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  • Writer's pictureMoriah

Not Where Love Lies

Updated: Jul 30, 2020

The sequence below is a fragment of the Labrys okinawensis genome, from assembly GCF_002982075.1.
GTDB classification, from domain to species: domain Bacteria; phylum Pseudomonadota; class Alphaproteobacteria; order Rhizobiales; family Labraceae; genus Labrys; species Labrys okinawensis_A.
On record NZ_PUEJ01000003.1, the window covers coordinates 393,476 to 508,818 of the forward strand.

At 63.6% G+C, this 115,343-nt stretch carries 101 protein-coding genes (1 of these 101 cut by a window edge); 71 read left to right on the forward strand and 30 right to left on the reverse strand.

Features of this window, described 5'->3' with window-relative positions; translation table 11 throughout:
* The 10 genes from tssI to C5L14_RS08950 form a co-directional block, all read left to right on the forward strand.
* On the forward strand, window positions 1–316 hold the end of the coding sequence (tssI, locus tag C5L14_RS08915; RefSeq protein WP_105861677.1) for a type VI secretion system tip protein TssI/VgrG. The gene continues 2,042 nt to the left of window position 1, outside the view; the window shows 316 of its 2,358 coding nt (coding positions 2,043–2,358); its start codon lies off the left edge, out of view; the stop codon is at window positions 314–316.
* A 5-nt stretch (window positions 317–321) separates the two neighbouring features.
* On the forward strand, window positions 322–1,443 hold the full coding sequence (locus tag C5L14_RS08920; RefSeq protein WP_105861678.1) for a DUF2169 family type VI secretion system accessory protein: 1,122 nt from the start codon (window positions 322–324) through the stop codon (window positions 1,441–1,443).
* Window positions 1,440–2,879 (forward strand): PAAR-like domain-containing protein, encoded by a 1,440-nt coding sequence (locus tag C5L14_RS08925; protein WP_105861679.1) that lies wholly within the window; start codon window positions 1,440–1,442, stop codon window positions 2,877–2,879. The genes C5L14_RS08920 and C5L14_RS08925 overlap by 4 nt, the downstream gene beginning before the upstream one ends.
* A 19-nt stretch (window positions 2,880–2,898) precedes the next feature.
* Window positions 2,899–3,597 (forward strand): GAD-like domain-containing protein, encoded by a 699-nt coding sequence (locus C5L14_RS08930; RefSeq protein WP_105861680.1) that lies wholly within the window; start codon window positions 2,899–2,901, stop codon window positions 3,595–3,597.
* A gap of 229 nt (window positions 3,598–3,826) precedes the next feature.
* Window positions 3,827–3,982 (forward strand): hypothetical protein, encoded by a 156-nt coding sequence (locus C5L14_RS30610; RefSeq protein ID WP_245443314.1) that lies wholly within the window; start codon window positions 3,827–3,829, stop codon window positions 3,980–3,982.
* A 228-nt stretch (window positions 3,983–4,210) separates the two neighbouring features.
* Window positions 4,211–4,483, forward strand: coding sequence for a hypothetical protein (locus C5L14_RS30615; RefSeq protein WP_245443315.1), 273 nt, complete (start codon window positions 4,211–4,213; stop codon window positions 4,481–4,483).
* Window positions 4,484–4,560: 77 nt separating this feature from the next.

I have a story for you, about what happens when you go out with a psychopath when this is all the experience you've had with men. It happened in 2010 when I was 19. He was my first boyfriend - the last for six years to follow - we'll call him Blondie. I worked in a luxurious hotel in Eilat. He was one of the operation guys, setting up events. I was a lobby waitress. Almost sounds like an exciting start of a Nora Roberts' novel. We met only at parties we both worked at, like weddings, bar mitzvahs, bridge competitions. He had a Leonardo DiCaprio kind of look, one that many women would find attractive. He asked me out, and I, with my inexperience, was curious and wanted to see what would happen. He invited me to a pub, and we went, like the start of many relationships. Then we sat on the beach where we had our first kiss. For all Roberts fans, wipe your eyes. It's not going to get any more sentimental. We dated for three long months, where we were almost always together. At work, too, where they used to call us John Smith and Pocahontas. Original, I know. Blondie would come to the lobby and visit me, buy me presents that always seemed way too expensive, and on one adventurous night, on a yacht in the Red Sea, took my virginity. And then I discovered I was dating a stranger. It turned out that I was the girlfriend of a chef, whose speciality was cooking lies. Everything that came out of his mouth was a lie. Sometimes he had no reason to lie; it was merely his favourite sport. He invented a house he bought in Jerusalem, which he had to stop constructing due to money issues. These issues, taking the form of black market debts, were another invention. He invented an ex, who came to town to get back together. She found out she was still in love, the miserable thing. He kept deep frying his fictions, filling the pan to the rim, sometimes tastelessly, sometimes with a bit of spice, sometimes seasoned heavily. Of course, I broke up with him, since every one of his faces made me cringe. My mistake was that after the breakup, we stayed in touch. He used to visit me, with the excuse that he and my roommate had become friends. The same roommate who, while we were dating, hated him with pure loathing. One day, I had to leave the apartment in a rush because I was fired. I was moonlighting at Cafe Joe, which was forbidden. The rebel that I am. Working at the hotel gave you the perks of discounted accommodation at the hotel for employees. A charming little hotel with security at the entrance that didn't allow visits after 11 pm. The very same security which would allow their staff to enter the rooms whenever they deemed it necessary. Once, a guard accidentally walked in on my roommate inserting a tampon in the bathroom. A magical place it was. So when you lose your job, you lose the room. Blondie said he also needed to rent an apartment as he had also been fired from the hotel a few days before me. He suggested we find a place together. "Nothing will happen," he added, wearing a new blonde framed face, "just as friends." And I foolishly agreed. We found a cute rooftop apartment on a building close to the centre, and I paid him for the first month in advance. The contract was in his name. During this time, I worked around the clock at Cafe Joe. I barely managed to unpack even though I only had one suitcase. One day after work, a waiter in the Cafe invited me to his apartment for a drink. I saw no reason to say no; I was an available woman in hard times who needed new friends, and as soon as possible. I remember a conversation we had in his place. It's crazy to remember discussions a decade after they occur. He said, "I'm dying to date someone, but all the girls see me as a friend. I'm always that nice guy they can come and talk to, but no one thinks of me as relationship material." And indeed, he never showed interest in any woman. He was a handsome guy, a hippie-looking guy with dreadlocks and a wonderful sense of humour who always had something to smoke. He loved to flirt with anything that breathed and belonged to the opposite sex but never seriously. His adolescent like manner would scream "fling" in every language. I spent the night at his place, and he didn't once lay a hand on me. In the morning, I woke up tired. I didn't sleep very well. As soon as my friend woke up, he said my phone had been ringing non-stop all night and had kept him up, so he turned it off. I turned on my phone to see what had happened and had almost thirty missed calls, all from Blondie. He left me many voicemails, and I listened to them one after another. They were the most sickening messages I'd ever received. I will not elaborate on what he said because it will waste your time, but it was clear that he wasn't only drunk but also heavily drugged. In one of the voicemails, he said that he was kicking me out of the apartment for being a slut. That the contract was under his name and he didn't want me there anymore. I asked my friend if we could leave instantly because I needed him to drop me back at my apartment. I didn't explain what had happened and he didn't ask. He noticed I was upset. I arrived at the flat at around six in the morning, knocking on the door so loud that I thought the whole building must've woken up. I heard his footsteps coming down the stairs; then he opened the door. I burst in, and all I needed was a glance to realise he was massively hungover. I went up the stairs and into my room without saying a word. He was standing at the entrance, asking what had happened and why I looked tired, whether I was going to work today and how my shift was yesterday. As if nothing happened. He spoke naturally. It made me angrier. I repacked the half that I had unpacked two weeks earlier. When he saw me packing, he started asking questions. Why are you packing and what happened. I put his voice messages on speakerphone and let him hear all his pleasures of the heart, while I continued to pack. When he heard it, he froze, then said he was stoned while recorded it and that I shouldn't take it to heart. I refused to listen to any justifications. I wanted to get out of there. I was angry with Blondie and even more with myself that six months ago I'd said yes when he'd invited me to the pub. He tried to keep me from going and at that moment did something he never did before. He grabbed both my shoulders and yelled, "You're not going anywhere!" He held me tight, too tight; took my bag and threw it to the other side of the room. He grabbed my arms and didn't let me move, I told him to let go, I repeated it over and over, but he didn't listen. Blondie never raised a hand to me, and I knew he was hysterical. I don't remember being frightened; I reacted too fast to feel anything. I was standing near the desk in my room, which had an almost empty bottle of beer standing on it. I kneed him in the nuts, grabbed the bottle and threw it at him. Lucky for him, the bastard doubled over in pain and the bottle smashed against the wall behind him. Glass flew in every direction, on him and the floor. He looked startled. Without delay, before he recovered, I took my small bag and ran outside. I didn't have enough time to grab anything else other than my phone and cigarettes. Of course, I was on edge when I got to work and started the day without a word to anyone. I had the phone in my pocket all that time, and I felt its vibrations. He called. Then he called again and again and again. Evidently, he tried to produce a replay of his best hits from last night. Finally, I answered to tell him that if he called one more time, I'd call the police. In the following months, I was homeless. And yes, it was hard, but Blondie kindly eased the struggle somewhat, as it had come to my attention that he'd been thrown out of the apartment as he couldn't make the rent. He was still unemployed. When I returned two months later to pick up my remaining belongings and move to the new place I rented, the green glass of a shattered beer bottle, glistened on the floor of my old room, glued to the floor. Maybe by a bit of leftover beer or something else. A masterpiece of our relationship fragments and what was left of it. The only way to fix it would've been a complete replacement of the tiles.